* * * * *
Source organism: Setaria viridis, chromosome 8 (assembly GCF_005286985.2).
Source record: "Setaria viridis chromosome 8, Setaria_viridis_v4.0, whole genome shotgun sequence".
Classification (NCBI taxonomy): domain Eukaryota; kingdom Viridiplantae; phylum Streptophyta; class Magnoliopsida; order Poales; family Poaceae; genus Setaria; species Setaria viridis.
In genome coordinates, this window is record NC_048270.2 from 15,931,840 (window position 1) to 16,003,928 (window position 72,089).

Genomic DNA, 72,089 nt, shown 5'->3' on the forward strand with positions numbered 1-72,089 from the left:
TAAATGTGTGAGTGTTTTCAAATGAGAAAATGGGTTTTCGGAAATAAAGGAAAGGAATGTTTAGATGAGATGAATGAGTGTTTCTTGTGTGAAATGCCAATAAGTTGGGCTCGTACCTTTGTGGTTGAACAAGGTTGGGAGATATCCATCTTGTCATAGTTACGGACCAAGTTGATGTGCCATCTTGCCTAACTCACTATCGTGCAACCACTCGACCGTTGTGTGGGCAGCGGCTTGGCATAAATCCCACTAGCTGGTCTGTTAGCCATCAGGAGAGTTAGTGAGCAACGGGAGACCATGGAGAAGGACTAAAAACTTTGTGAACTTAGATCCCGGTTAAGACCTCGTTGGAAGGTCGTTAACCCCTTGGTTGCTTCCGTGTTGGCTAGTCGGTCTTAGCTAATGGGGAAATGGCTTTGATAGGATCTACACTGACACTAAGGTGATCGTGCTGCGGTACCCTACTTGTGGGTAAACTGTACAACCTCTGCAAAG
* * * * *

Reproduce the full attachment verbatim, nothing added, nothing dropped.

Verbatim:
Source organism: Setaria viridis, chromosome 8 (assembly GCF_005286985.2).
Source record: "Setaria viridis chromosome 8, Setaria_viridis_v4.0, whole genome shotgun sequence".
Classification (NCBI taxonomy): domain Eukaryota; kingdom Viridiplantae; phylum Streptophyta; class Magnoliopsida; order Poales; family Poaceae; genus Setaria; species Setaria viridis.
In genome coordinates, this window is record NC_048270.2 from 15,931,840 (window position 1) to 16,003,928 (window position 72,089).

Genomic DNA, 72,089 nt, shown 5'->3' on the forward strand with positions numbered 1-72,089 from the left:
TAAATGTGTGAGTGTTTTCAAATGAGAAAATGGGTTTTCGGAAATAAAGGAAAGGAATGTTTAGATGAGATGAATGAGTGTTTCTTGTGTGAAATGCCAATAAGTTGGGCTCGTACCTTTGTGGTTGAACAAGGTTGGGAGATATCCATCTTGTCATAGTTACGGACCAAGTTGATGTGCCATCTTGCCTAACTCACTATCGTGCAACCACTCGACCGTTGTGTGGGCAGCGGCTTGGCATAAATCCCACTAGCTGGTCTGTTAGCCATCAGGAGAGTTAGTGAGCAACGGGAGACCATGGAGAAGGACTAAAAACTTTGTGAACTTAGATCCCGGTTAAGACCTCGTTGGAAGGTCGTTAACCCCTTGGTTGCTTCCGTGTTGGCTAGTCGGTCTTAGCTAATGGGGAAATGGCTTTGATAGGATCTACACTGACACTAAGGTGATCGTGCTGCGGTACCCTACTTGTGGGTAAACTGTACAACCTCTGCAAAG